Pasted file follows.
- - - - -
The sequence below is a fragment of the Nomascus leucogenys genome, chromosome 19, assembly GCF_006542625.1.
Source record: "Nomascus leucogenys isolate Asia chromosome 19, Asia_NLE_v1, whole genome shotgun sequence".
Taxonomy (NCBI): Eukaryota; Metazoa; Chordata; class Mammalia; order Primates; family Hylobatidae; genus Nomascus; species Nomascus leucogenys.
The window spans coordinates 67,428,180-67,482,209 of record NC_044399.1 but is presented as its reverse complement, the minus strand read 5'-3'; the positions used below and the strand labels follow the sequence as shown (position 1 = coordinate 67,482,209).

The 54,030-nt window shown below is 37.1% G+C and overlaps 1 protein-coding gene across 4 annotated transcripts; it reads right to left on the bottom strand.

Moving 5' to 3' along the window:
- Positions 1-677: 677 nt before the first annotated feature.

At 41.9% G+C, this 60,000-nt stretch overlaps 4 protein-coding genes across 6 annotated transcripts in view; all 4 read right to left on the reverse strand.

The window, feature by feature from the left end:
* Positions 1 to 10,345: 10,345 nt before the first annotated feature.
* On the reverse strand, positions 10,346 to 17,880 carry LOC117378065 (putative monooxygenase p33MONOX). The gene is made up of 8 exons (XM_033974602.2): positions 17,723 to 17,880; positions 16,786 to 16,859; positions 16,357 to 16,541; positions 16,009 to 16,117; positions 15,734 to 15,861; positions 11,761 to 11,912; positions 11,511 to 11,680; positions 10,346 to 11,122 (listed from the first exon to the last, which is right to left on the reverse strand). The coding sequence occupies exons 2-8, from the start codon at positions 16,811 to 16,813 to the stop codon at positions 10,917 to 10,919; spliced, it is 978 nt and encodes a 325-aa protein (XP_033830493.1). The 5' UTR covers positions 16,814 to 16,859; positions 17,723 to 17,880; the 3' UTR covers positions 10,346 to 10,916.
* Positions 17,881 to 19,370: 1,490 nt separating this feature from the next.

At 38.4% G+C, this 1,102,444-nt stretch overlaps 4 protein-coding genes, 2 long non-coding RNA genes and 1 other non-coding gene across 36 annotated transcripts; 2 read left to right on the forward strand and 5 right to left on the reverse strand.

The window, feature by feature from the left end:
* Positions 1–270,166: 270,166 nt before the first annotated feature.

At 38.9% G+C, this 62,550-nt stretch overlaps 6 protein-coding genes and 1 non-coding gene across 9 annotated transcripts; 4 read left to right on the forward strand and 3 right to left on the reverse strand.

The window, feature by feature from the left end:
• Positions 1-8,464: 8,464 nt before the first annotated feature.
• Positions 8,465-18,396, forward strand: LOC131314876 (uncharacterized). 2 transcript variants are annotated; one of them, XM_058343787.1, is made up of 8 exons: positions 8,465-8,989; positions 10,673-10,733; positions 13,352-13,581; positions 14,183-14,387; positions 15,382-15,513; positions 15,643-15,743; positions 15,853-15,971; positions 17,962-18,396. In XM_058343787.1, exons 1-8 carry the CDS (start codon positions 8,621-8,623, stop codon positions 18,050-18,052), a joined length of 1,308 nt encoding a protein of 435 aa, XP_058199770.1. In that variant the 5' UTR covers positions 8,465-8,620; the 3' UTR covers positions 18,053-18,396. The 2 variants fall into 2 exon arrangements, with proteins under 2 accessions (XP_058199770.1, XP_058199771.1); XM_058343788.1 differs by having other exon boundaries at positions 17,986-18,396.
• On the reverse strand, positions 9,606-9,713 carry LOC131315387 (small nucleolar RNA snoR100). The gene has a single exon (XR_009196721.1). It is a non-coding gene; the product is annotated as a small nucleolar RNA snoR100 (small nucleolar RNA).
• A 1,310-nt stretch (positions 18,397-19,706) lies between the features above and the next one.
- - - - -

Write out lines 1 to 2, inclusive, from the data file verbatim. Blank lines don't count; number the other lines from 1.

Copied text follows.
The sequence below is a fragment of the Nomascus leucogenys genome, chromosome 19, assembly GCF_006542625.1.
Source record: "Nomascus leucogenys isolate Asia chromosome 19, Asia_NLE_v1, whole genome shotgun sequence".